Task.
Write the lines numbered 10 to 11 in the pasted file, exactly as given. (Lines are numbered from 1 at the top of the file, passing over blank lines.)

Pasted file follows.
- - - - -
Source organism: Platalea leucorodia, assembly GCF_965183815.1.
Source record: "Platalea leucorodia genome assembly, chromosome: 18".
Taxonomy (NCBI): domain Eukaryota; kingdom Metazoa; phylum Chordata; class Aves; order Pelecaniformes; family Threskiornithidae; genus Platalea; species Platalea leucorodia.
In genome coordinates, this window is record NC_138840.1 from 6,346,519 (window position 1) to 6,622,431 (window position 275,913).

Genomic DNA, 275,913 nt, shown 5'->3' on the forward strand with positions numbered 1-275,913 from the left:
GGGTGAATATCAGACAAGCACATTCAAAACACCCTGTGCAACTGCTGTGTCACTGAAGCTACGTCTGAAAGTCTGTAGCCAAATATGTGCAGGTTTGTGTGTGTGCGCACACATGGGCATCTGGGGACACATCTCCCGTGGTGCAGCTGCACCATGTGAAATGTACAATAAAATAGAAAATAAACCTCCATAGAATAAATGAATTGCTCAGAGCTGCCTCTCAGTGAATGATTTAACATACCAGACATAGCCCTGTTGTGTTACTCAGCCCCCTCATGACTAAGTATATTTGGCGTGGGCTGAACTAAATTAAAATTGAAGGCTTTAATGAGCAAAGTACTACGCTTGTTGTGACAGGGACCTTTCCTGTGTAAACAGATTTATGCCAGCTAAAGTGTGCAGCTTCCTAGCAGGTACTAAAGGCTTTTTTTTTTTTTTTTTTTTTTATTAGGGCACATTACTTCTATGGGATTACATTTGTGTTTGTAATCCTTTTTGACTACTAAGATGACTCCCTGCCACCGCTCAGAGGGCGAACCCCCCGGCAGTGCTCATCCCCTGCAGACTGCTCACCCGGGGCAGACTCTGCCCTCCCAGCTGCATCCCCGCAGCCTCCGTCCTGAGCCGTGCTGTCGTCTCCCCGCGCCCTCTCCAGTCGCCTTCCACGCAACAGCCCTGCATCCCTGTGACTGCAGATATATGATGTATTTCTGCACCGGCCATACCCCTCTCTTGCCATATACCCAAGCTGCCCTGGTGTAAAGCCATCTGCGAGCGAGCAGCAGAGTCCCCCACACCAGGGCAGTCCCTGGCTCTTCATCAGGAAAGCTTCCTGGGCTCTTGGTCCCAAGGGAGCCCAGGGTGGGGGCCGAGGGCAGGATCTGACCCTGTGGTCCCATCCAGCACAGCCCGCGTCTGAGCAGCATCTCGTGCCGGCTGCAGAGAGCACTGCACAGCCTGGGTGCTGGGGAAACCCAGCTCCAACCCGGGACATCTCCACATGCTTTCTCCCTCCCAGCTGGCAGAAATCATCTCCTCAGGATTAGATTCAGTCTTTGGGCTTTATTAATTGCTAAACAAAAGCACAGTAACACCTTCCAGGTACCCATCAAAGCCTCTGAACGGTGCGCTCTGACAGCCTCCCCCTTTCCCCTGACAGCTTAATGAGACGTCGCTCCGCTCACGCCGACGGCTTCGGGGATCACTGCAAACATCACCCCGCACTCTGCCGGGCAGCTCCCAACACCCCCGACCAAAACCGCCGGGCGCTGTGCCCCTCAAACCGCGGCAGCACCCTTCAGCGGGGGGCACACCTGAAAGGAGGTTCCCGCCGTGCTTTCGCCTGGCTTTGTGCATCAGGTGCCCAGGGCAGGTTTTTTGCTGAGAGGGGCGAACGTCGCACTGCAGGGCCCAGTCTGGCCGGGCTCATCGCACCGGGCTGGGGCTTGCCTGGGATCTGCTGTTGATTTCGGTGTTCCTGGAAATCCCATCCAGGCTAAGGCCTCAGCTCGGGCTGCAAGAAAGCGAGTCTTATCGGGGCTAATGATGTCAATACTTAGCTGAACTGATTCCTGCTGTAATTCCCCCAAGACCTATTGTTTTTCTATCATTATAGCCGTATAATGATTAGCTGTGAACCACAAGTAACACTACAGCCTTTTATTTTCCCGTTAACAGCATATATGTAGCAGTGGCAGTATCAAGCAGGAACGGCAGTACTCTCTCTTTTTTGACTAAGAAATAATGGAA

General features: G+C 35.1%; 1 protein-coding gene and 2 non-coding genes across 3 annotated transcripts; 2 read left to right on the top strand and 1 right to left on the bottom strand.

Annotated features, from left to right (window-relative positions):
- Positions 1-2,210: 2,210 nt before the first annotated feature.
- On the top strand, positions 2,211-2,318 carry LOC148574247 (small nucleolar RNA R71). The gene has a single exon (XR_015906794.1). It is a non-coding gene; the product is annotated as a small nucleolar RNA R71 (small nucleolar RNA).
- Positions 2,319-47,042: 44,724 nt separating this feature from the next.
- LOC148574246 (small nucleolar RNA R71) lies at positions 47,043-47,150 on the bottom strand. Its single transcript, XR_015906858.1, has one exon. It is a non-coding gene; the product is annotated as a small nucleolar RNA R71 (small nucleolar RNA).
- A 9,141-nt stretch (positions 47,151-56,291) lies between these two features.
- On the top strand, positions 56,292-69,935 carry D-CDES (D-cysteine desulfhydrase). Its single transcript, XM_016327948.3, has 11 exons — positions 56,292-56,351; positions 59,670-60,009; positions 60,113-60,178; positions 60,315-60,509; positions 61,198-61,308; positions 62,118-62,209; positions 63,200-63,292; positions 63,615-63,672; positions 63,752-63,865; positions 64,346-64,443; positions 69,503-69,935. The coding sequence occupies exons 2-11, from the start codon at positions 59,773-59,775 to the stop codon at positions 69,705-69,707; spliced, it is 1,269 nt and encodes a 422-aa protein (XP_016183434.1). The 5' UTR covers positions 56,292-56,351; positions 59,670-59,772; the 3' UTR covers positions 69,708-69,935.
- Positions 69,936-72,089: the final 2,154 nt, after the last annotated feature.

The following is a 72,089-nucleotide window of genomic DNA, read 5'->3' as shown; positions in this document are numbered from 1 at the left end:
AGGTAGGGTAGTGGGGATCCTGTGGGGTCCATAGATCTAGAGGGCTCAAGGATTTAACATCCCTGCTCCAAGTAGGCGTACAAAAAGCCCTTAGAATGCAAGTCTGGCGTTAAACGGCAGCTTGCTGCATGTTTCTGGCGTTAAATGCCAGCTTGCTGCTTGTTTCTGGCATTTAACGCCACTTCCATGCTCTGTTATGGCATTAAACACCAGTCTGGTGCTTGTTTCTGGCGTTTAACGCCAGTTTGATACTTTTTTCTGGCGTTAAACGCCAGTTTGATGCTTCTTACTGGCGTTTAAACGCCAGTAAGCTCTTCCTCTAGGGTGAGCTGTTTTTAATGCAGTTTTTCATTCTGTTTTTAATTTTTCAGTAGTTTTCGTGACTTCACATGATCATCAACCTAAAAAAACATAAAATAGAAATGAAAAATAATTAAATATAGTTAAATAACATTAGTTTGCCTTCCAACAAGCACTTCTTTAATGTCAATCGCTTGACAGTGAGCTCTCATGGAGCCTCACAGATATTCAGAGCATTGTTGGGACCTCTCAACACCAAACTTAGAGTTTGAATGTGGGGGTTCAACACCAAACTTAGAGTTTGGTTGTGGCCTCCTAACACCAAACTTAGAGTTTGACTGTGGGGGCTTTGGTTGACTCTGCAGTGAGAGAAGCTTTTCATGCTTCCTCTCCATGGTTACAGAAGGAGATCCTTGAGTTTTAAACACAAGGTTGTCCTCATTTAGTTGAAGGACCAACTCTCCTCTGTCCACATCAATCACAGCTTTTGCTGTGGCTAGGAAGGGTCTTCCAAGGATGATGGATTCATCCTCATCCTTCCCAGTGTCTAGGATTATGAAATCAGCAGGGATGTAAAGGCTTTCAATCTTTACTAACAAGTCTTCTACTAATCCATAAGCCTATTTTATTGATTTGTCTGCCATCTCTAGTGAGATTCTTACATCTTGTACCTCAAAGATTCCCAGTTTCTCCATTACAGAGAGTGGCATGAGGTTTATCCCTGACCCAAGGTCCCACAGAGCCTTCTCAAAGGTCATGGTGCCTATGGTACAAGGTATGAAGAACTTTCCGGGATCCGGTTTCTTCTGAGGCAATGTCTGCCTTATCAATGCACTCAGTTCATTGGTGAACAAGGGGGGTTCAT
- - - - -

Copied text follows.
- On the top strand, positions 2,211-2,318 carry LOC148574247 (small nucleolar RNA R71). The gene has a single exon (XR_015906794.1). It is a non-coding gene; the product is annotated as a small nucleolar RNA R71 (small nucleolar RNA).
- Positions 2,319-47,042: 44,724 nt separating this feature from the next.